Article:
Alice Webb-Liddall has watched a lot of netball in her life. This was hands down the most confusing five minutes she’s ever seen.
This morning at the crack of dawn, I and presumably no more than 10 or so other New Zealand netball tragics woke up to watch the Silver Ferns take on the Australian Diamonds in the final of the annual netball Quad Series. New Zealand weren’t the favourites to win, and (spoiler alert?) we didn’t.
The Ferns were down by five when the strangest call I’ve ever seen on an international netball occurred. A different call ultimately probably wouldn’t have changed the end result of the game, in which Australia outclassed the Ferns to lift their seventh (of eight) Quad Series trophy. But to me, the score stopped mattering after the 53rd minute because I had receded so far into my mind palace trying to figure out what had just happened that I completely stopped paying attention to the live game.
With seven minutes to go in the fourth quarter, the Ferns got the ball downcourt to captain and goal attack Ameliaranne Ekenasio in the goal circle.
While she pivoted toward the goalpost to put up the shot, a bit of push and shove between Australia’s goal defence and our own goal shoot broke out, causing both players to fall backwards in a tangle. Ekenasio shot and the ball sailed through the net, the she walked over to help her teammate up from the ground.
Apart from two players hitting the deck, it seemed like a straightforward play. Except it wasn’t, because after both fallen players got back on their feet, referee Anso Kemp called for the clock to be paused, walked over to the other umpire, Gary Burgess, and asked for advice on the proper call to make, considering, in their opinion, “the goal wasn’t scored.”
An initial decision was made to give the ball to Australia in the New Zealand shooting circle, for no apparent reason, and after some confused looks from players (both teams), this call was reversed. Kemp and Burgess regrouped.
“I didn’t see the goal being scored,” said Burgess. “Me neither,” said Kemp. Even long-time netball commentator Jenny Woods couldn’t remember if the ball had actually gone through the hoop.
“I’m not sure what to suggest, if I’m honest,” Burgess told Kemp, while everyone at home was getting ready to watch the replay that would clear up any confusion and confirm the goal.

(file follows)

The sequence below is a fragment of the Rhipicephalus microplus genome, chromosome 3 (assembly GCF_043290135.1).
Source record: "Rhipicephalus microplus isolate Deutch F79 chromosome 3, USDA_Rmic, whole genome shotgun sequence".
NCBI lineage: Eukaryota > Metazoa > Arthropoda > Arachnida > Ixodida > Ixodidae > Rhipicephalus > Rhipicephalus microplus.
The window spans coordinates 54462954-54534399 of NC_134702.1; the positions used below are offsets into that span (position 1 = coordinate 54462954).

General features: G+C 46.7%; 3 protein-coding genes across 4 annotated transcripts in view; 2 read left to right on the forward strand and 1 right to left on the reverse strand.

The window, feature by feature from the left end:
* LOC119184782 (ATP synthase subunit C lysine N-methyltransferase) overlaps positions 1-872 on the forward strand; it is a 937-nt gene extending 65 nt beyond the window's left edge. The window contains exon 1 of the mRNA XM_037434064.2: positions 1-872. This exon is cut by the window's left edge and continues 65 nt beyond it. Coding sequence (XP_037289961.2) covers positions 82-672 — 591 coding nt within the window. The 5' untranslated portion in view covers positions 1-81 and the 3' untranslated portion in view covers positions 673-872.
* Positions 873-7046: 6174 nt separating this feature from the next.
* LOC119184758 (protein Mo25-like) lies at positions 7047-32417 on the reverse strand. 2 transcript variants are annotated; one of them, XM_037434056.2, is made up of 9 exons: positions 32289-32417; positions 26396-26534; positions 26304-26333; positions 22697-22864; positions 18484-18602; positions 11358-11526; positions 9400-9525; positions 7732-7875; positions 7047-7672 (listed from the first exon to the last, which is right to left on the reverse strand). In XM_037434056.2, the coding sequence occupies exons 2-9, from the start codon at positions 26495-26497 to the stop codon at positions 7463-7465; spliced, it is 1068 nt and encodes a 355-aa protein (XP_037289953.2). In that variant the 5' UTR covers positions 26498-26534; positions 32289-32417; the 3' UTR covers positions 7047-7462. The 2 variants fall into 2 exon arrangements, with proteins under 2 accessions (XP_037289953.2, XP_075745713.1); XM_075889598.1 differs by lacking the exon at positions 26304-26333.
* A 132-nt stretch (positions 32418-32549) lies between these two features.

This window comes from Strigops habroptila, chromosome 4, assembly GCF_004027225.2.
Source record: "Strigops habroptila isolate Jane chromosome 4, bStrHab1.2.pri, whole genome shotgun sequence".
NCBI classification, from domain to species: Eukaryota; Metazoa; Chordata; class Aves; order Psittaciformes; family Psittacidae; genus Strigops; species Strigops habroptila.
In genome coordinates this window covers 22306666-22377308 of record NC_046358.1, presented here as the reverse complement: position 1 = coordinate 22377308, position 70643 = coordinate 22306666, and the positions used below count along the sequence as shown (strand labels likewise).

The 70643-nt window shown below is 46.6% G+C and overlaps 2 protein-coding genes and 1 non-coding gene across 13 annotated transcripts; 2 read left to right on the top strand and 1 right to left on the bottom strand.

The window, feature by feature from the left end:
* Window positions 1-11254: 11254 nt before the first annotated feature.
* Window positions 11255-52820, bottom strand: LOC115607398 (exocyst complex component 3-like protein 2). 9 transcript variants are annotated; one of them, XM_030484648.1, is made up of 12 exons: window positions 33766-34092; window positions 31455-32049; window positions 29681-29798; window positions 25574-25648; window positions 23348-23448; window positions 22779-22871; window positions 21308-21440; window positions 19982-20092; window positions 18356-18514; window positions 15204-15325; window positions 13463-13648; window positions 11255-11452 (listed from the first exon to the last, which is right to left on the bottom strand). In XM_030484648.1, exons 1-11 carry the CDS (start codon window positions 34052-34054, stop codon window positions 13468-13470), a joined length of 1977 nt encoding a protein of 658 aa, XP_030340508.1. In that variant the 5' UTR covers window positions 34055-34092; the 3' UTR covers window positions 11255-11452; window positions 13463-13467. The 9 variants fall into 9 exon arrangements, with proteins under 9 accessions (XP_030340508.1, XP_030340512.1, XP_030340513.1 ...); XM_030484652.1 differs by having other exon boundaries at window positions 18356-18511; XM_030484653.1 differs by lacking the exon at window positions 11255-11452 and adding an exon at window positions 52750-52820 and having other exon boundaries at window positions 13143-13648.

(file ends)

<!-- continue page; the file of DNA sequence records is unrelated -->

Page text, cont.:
During the broadcast replay, the umpires had come to a decision. “It’s going to be a toss up between the goal keep and the goal shooter. Unfortunately we didn’t see the goal being scored because I was looking at the two players going down,” Kemp told perplexed New Zealand shooter Grace Nweke.
“We didn’t see the goal being scored,” said Kemp, but I could swear I saw…
“We didn’t see the goal being scored.”
“WE DIDN’T SEE THE GOAL.”
There was an obvious solution here: couldn’t the umpires just watch the replay and see the goal being scored with their own eyes?
“Can you watch the replay?” said Nweke. “I can’t do that,” replied Kemp. As though, like a vampire stays clear of mirrors to avoid pondering its own existence, watching a video replay would cause an umpire to ponder their inability to see a goal.
After scouring the international netball rulebook (read: ctrl+F searching a few key words) I could find no rule that said umpires can’t refer to a video replay (and if there is such a rule, WHY?). There are no TMO refs in netball, and I don’t wish there were – it’s a quick game and a TMO would hardly be needed – but there’s got to be a better way to make a decision like this than a basketball-style tip-off, the likes of which are rarely seen past year 9 Saturday social netball – definitely not at the international level.
If not willing to give the point for the goal scored, the call surely then should have had something to do with the contact infringement that led to two players falling to the floor. This one:
But instead it was put to a 50/50. Ultimately, New Zealand won that game of chance, and scored their rightful point. And then they went on to lose the game by five.
Maybe vice-captain Wing Attack Gina Crampton summed it up best.
And though Australia was the winner on the day, it felt like the netball rulebook was the real loser. But at least we gained a new meme format to take with us into what should be an exciting rest of 2023 for the Silver Ferns.